Beer And America

PrintPrintEmailEmail

This is beer’s stoic poetry, a song that carries memories of the generations of struggling new Americans it has soothed and restored—first Germans and Irish, later Poles and Czechs and Russians and others in their turn. The writer Joseph Mitchell understood its quiet music. In 1940 he described an old saloon almost as if it were a secular church —a sacred refuge, out of time. “It is a drowsy place,” he wrote, in a passage that goes to the heart of the matter. “The bartenders never make a needless move, the customers nurse their mugs of ale, and the three clocks on the wall have not been in agreement for many years. The clientele is motley. … In the summer they sit in the back room, which is as cool as a cellar. In the winter they grab chairs nearest the stove and sit in them, as motionless as barnacles, until around six, when they yawn, stretch, and start for home, insulated with ale against the dreadful loneliness of the old and alone, ‘God be wit’ yez,’ Kelly says as they go out the door.”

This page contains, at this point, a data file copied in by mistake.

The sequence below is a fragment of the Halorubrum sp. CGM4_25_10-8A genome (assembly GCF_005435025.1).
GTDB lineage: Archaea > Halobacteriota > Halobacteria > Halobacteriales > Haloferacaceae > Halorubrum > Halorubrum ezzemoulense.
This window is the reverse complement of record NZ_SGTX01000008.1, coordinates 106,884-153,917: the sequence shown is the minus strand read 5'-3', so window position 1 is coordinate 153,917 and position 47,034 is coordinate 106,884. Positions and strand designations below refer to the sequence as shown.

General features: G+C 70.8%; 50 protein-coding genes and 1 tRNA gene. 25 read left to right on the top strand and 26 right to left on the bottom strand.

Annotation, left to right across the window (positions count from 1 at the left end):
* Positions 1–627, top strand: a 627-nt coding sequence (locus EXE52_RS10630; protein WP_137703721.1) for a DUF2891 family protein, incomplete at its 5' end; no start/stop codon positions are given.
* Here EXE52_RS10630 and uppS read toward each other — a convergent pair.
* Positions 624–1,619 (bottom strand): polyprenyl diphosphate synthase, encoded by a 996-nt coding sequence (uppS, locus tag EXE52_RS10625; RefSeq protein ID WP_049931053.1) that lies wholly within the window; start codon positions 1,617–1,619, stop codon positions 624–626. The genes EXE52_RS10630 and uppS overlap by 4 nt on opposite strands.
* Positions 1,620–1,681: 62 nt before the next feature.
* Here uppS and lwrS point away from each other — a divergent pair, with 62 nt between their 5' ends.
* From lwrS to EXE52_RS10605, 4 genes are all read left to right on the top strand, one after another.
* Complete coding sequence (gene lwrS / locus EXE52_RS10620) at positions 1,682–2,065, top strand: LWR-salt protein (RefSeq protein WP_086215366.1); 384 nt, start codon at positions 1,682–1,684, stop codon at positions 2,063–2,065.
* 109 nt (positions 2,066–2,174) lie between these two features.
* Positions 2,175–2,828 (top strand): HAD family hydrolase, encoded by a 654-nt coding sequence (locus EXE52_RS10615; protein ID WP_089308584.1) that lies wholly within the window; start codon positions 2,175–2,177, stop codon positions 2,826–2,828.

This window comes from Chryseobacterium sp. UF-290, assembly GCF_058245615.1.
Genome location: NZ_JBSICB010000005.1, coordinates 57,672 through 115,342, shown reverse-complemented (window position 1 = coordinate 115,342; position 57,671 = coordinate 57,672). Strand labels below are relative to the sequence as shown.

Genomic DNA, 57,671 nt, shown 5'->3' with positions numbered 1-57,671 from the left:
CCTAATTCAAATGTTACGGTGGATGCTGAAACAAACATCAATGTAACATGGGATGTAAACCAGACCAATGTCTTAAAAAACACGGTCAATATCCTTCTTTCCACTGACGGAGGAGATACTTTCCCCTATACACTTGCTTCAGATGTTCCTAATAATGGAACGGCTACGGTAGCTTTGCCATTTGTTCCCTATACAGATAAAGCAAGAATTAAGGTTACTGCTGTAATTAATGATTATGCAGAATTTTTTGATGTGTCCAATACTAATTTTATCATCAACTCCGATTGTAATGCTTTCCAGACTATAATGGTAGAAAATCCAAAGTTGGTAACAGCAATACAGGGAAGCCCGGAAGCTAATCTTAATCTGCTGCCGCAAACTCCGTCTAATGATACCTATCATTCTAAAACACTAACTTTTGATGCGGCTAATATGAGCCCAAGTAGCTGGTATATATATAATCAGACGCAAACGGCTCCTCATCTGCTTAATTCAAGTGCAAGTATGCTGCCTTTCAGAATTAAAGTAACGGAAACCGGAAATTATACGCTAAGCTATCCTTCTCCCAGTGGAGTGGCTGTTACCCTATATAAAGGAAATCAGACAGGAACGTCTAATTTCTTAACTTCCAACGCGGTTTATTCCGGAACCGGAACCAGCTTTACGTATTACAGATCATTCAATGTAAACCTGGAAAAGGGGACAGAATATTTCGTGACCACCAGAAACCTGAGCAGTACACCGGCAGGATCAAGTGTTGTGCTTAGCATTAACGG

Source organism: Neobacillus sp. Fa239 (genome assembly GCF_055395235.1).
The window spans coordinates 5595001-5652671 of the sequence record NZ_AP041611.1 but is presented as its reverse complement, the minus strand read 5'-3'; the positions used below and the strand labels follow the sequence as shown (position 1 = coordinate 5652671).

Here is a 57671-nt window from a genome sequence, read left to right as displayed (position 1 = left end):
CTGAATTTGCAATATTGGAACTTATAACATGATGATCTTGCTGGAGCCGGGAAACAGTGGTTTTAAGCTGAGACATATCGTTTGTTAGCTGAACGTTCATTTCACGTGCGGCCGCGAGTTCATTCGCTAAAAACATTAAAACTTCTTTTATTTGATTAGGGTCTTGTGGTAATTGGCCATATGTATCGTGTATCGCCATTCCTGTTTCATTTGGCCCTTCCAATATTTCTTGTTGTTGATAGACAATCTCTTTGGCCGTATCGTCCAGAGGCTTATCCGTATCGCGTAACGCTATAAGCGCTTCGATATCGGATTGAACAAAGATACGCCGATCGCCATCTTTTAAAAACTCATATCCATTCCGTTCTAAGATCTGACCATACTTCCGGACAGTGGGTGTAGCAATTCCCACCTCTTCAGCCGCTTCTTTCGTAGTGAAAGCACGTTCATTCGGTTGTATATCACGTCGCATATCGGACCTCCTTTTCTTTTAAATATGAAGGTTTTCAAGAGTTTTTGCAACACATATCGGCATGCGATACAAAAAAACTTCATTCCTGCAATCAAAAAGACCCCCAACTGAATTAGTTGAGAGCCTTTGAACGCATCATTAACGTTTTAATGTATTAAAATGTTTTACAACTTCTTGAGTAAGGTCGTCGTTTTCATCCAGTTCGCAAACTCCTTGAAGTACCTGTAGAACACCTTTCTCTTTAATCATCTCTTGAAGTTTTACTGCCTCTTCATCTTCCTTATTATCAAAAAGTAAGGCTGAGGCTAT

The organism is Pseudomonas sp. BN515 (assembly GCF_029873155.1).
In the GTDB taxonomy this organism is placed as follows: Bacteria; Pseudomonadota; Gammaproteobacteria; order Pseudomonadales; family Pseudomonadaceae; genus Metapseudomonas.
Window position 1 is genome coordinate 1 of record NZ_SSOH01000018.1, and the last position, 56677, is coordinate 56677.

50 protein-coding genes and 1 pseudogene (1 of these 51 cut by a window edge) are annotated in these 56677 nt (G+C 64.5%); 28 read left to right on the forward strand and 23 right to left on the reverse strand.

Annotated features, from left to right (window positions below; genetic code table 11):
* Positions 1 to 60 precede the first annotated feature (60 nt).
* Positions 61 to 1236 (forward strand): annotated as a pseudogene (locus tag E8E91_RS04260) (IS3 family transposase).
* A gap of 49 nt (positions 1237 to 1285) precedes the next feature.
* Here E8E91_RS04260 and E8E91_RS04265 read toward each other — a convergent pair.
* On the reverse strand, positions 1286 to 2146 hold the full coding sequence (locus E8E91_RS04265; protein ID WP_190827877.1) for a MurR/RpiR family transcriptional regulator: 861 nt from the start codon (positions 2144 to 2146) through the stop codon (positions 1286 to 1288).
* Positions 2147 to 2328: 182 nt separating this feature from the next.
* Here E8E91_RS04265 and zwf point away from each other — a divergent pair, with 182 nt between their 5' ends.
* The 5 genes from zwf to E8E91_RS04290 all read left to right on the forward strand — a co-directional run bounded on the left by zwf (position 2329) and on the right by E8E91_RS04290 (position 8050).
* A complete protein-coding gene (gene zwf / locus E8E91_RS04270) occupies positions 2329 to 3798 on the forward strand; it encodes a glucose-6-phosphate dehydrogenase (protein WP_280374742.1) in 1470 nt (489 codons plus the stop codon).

WHEN THE MICROS GOT MACRO 10 GREAT AMERICAN BEERS